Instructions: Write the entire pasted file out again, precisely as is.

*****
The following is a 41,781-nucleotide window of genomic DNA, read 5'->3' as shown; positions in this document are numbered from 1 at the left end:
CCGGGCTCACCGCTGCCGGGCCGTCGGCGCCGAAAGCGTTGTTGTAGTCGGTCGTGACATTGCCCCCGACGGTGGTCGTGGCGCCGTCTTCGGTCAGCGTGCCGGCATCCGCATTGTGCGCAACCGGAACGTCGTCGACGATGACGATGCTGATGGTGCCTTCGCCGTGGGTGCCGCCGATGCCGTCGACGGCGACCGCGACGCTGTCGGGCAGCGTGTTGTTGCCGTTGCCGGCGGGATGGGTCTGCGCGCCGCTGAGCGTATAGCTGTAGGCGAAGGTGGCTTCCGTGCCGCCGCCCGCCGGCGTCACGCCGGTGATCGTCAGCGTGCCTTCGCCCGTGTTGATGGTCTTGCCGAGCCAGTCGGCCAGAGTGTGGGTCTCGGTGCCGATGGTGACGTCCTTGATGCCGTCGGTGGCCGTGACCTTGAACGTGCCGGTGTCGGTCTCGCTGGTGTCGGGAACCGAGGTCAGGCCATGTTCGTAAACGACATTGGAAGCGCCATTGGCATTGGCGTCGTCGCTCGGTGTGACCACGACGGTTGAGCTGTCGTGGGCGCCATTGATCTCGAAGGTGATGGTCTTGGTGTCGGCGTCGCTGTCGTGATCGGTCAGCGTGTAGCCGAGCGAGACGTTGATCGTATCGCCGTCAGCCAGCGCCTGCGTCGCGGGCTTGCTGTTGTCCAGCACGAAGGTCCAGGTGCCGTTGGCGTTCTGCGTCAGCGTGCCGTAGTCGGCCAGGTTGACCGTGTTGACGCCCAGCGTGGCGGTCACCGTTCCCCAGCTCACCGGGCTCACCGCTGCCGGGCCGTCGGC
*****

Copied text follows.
The following is a 41,781-nucleotide window of genomic DNA, read 5'->3' as shown; positions in this document are numbered from 1 at the left end:
CCGGGCTCACCGCTGCCGGGCCGTCGGCGCCGAAAGCGTTGTTGTAGTCGGTCGTGACATTGCCCCCGACGGTGGTCGTGGCGCCGTCTTCGGTCAGCGTGCCGGCATCCGCATTGTGCGCAACCGGAACGTCGTCGACGATGACGATGCTGATGGTGCCTTCGCCGTGGGTGCCGCCGATGCCGTCGACGGCGACCGCGACGCTGTCGGGCAGCGTGTTGTTGCCGTTGCCGGCGGGATGGGTCTGCGCGCCGCTGAGCGTATAGCTGTAGGCGAAGGTGGCTTCCGTGCCGCCGCCCGCCGGCGTCACGCCGGTGATCGTCAGCGTGCCTTCGCCCGTGTTGATGGTCTTGCCGAGCCAGTCGGCCAGAGTGTGGGTCTCGGTGCCGATGGTGACGTCCTTGATGCCGTCGGTGGCCGTGACCTTGAACGTGCCGGTGTCGGTCTCGCTGGTGTCGGGAACCGAGGTCAGGCCATGTTCGTAAACGACATTGGAAGCGCCATTGGCATTGGCGTCGTCGCTCGGTGTGACCACGACGGTTGAGCTGTCGTGGGCGCCATTGATCTCGAAGGTGATGGTCTTGGTGTCGGCGTCGCTGTCGTGATCGGTCAGCGTGTAGCCGAGCGAGACGTTGATCGTATCGCCGTCAGCCAGCGCCTGCGTCGCGGGCTTGCTGTTGTCCAGCACGAAGGTCCAGGTGCCGTTGGCGTTCTGCGTCAGCGTGCCGTAGTCGGCCAGGTTGACCGTGTTGACGCCCAGCGTGGCGGTCACCGTTCCCCAGCTCACCGGGCTCACCGCTGCCGGGCCGTCGGC